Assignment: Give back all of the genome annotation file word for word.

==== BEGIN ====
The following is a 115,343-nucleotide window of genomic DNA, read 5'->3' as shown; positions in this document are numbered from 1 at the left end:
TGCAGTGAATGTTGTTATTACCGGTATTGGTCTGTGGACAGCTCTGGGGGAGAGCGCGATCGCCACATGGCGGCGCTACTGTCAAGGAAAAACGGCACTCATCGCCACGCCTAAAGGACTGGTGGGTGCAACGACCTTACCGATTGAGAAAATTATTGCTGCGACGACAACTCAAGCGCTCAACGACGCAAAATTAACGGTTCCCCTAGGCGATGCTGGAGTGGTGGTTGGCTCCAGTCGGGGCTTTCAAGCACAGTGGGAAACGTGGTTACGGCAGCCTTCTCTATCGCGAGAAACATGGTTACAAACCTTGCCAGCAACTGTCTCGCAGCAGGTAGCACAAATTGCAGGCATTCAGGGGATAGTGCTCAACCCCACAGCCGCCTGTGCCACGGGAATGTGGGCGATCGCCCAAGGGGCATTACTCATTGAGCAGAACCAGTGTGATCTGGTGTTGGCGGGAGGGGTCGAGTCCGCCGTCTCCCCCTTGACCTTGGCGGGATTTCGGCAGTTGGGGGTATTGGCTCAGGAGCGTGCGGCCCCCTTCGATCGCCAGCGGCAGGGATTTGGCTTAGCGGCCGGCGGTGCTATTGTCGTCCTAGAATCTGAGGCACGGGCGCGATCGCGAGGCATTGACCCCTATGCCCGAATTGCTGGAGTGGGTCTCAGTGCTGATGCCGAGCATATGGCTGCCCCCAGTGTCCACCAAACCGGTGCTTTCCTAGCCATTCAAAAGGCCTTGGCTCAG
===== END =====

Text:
The following is a 115,343-nucleotide window of genomic DNA, read 5'->3' as shown; positions in this document are numbered from 1 at the left end:
TGCAGTGAATGTTGTTATTACCGGTATTGGTCTGTGGACAGCTCTGGGGGAGAGCGCGATCGCCACATGGCGGCGCTACTGTCAAGGAAAAACGGCACTCATCGCCACGCCTAAAGGACTGGTGGGTGCAACGACCTTACCGATTGAGAAAATTATTGCTGCGACGACAACTCAAGCGCTCAACGACGCAAAATTAACGGTTCCCCTAGGCGATGCTGGAGTGGTGGTTGGCTCCAGTCGGGGCTTTCAAGCACAGTGGGAAACGTGGTTACGGCAGCCTTCTCTATCGCGAGAAACATGGTTACAAACCTTGCCAGCAACTGTCTCGCAGCAGGTAGCACAAATTGCAGGCATTCAGGGGATAGTGCTCAACCCCACAGCCGCCTGTGCCACGGGAATGTGGGCGATCGCCCAAGGGGCATTACTCATTGAGCAGAACCAGTGTGATCTGGTGTTGGCGGGAGGGGTCGAGTCCGCCGTCTCCCCCTTGACCTTGGCGGGATTTCGGCAGTTGGGGGTATTGGCTCAGGAGCGTGCGGCCCCCTTCGATCGCCAGCGGCAGGGATTTGGCTTAGCGGCCGGCGGTGCTATTGTCGTCCTAGAATCTGAGGCACGGGCGCGATCGCGAGGCATTGACCCCTATGCCCGAATTGCTGGAGTGGGTCTCAGTGCTGATGCCGAGCATATGGCTGCCCCCAGTGTCCACCAAACCGGTGCTTTCCTAGCCATTCAAAAGGCCTTGGCTCAG